A preliminary internal investigation has found a teacher at North Pole High School did not violate school policies or state or federal laws when teaching a Civil War course that included showing how the South's economic model was tied to slavery.
School board President Wendy Dominique, who is African American, told the Daily News-Miner on Saturday that the district did not find any rules broken.
"I believe the superintendent is reviewing the policy," she said.
From there Dominique said the superintendent will speak to the assistant superintendent, who will direct the Notrh Pole High School on whether any training or other action is necessary.
The Fairbanks North Star Borough School District initiated the investigation Oct. 24 after it became aware of the concerns, district spokeswoman Yumi McCulloch said in a Friday email to The Associated Press. Once the teacher was made aware of the concerns, the instructor stopped all activities related to the assignment.
The lesson was the first of two — one from the South's viewpoint, the next from the North's — and had students researching costs associated with a large plantation, including what crops to plant, how much yield per acre, the price and the costs of slave labor versus the profit of crop production.
The investigation included an interview with the teacher and reviews of emails to the school board and of social media posts.
No complaints were received from parents or students, McCulloch said. It was the fifth year the assignment has been used, with no known previous complaints.
The subject was raised at Tuesday's school board meeting, however, by some residents, including one who described the lesson as “Insensitive to the entire African American community and the state of Alaska as a whole."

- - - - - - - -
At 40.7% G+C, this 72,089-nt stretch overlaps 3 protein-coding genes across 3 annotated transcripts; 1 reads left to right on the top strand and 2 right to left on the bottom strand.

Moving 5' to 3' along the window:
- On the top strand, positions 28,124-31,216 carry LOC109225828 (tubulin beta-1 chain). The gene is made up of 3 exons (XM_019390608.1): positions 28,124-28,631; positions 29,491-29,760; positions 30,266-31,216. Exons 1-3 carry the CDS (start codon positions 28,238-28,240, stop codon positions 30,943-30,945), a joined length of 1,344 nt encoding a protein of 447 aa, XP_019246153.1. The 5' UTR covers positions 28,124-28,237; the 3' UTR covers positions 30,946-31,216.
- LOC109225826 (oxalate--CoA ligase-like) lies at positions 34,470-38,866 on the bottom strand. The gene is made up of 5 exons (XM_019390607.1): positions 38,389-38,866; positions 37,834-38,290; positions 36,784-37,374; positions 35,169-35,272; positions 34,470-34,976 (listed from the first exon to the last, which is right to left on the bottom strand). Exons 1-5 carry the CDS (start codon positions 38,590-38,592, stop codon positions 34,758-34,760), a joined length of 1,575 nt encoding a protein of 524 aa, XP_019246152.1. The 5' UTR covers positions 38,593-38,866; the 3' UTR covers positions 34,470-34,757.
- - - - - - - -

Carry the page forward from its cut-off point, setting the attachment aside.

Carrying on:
Dominique spoke about the incident at the end of the meeting.
“We suffered hard. Our ancestors have suffered hard and we have people today being shot because of the color of their skin. I just really wish the district would look into this topic and assure our parents that our kids are getting positive information about African Americans besides always talking about our past,” she said. “Let’s bring our past to our future.”
McCulloch said the assignment was one part of a larger unit and stemmed from discussions with students about why the South fought for slavery and questions from students about how slavery could be justified.
"The lesson was intended to show how the South's economic model was tied to slavery and how the belief in the model had been handed down from generation to generation in the South," McCulloch said.
The next week's lesson included the North's response to slavery and the moral argument of the abolitionist movement.
The investigating officers found "the two lessons appear to be balanced," she said.
"The teacher's goal for the assignment was to help students understand the economic drivers behind the South's defense of slavery," McCulloch said.
News-Miner reporter Kyrie Long contributed to this report.